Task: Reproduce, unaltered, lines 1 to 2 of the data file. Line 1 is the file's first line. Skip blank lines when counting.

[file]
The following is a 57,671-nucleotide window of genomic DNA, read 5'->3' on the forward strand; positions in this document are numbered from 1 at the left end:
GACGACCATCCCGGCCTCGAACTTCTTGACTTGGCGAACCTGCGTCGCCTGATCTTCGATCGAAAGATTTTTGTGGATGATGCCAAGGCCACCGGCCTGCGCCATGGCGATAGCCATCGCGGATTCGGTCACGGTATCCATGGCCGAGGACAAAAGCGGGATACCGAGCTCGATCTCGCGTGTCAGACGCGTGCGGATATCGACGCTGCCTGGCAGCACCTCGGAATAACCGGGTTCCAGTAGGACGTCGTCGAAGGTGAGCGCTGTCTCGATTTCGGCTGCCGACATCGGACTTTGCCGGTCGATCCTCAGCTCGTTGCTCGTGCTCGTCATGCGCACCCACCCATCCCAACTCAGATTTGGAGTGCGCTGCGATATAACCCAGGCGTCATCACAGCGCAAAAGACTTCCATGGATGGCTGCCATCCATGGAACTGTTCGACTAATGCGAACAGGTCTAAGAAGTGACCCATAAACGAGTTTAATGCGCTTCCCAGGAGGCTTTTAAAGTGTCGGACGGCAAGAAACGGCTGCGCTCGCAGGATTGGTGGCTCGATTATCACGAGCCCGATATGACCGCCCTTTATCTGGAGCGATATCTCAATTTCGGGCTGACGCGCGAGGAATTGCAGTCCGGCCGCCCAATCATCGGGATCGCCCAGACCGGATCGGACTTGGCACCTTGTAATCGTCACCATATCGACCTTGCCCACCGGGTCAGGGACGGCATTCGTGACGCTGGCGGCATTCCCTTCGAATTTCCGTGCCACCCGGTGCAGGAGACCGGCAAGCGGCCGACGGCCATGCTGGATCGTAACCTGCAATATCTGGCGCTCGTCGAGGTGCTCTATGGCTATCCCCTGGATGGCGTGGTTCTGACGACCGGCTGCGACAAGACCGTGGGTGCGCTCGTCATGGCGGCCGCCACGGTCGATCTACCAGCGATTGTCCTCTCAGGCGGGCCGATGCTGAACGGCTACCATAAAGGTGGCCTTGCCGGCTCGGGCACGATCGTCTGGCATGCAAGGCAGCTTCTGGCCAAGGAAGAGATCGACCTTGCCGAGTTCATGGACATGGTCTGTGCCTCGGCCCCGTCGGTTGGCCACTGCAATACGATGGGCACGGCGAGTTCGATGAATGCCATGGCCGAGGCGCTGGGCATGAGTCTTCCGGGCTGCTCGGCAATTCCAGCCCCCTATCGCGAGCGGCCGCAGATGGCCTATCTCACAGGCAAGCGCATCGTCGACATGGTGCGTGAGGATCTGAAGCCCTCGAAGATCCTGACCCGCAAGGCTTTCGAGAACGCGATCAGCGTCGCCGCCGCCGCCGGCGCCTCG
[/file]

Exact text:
The following is a 57,671-nucleotide window of genomic DNA, read 5'->3' on the forward strand; positions in this document are numbered from 1 at the left end:
GACGACCATCCCGGCCTCGAACTTCTTGACTTGGCGAACCTGCGTCGCCTGATCTTCGATCGAAAGATTTTTGTGGATGATGCCAAGGCCACCGGCCTGCGCCATGGCGATAGCCATCGCGGATTCGGTCACGGTATCCATGGCCGAGGACAAAAGCGGGATACCGAGCTCGATCTCGCGTGTCAGACGCGTGCGGATATCGACGCTGCCTGGCAGCACCTCGGAATAACCGGGTTCCAGTAGGACGTCGTCGAAGGTGAGCGCTGTCTCGATTTCGGCTGCCGACATCGGACTTTGCCGGTCGATCCTCAGCTCGTTGCTCGTGCTCGTCATGCGCACCCACCCATCCCAACTCAGATTTGGAGTGCGCTGCGATATAACCCAGGCGTCATCACAGCGCAAAAGACTTCCATGGATGGCTGCCATCCATGGAACTGTTCGACTAATGCGAACAGGTCTAAGAAGTGACCCATAAACGAGTTTAATGCGCTTCCCAGGAGGCTTTTAAAGTGTCGGACGGCAAGAAACGGCTGCGCTCGCAGGATTGGTGGCTCGATTATCACGAGCCCGATATGACCGCCCTTTATCTGGAGCGATATCTCAATTTCGGGCTGACGCGCGAGGAATTGCAGTCCGGCCGCCCAATCATCGGGATCGCCCAGACCGGATCGGACTTGGCACCTTGTAATCGTCACCATATCGACCTTGCCCACCGGGTCAGGGACGGCATTCGTGACGCTGGCGGCATTCCCTTCGAATTTCCGTGCCACCCGGTGCAGGAGACCGGCAAGCGGCCGACGGCCATGCTGGATCGTAACCTGCAATATCTGGCGCTCGTCGAGGTGCTCTATGGCTATCCCCTGGATGGCGTGGTTCTGACGACCGGCTGCGACAAGACCGTGGGTGCGCTCGTCATGGCGGCCGCCACGGTCGATCTACCAGCGATTGTCCTCTCAGGCGGGCCGATGCTGAACGGCTACCATAAAGGTGGCCTTGCCGGCTCGGGCACGATCGTCTGGCATGCAAGGCAGCTTCTGGCCAAGGAAGAGATCGACCTTGCCGAGTTCATGGACATGGTCTGTGCCTCGGCCCCGTCGGTTGGCCACTGCAATACGATGGGCACGGCGAGTTCGATGAATGCCATGGCCGAGGCGCTGGGCATGAGTCTTCCGGGCTGCTCGGCAATTCCAGCCCCCTATCGCGAGCGGCCGCAGATGGCCTATCTCACAGGCAAGCGCATCGTCGACATGGTGCGTGAGGATCTGAAGCCCTCGAAGATCCTGACCCGCAAGGCTTTCGAGAACGCGATCAGCGTCGCCGCCGCCGCCGGCGCCTCG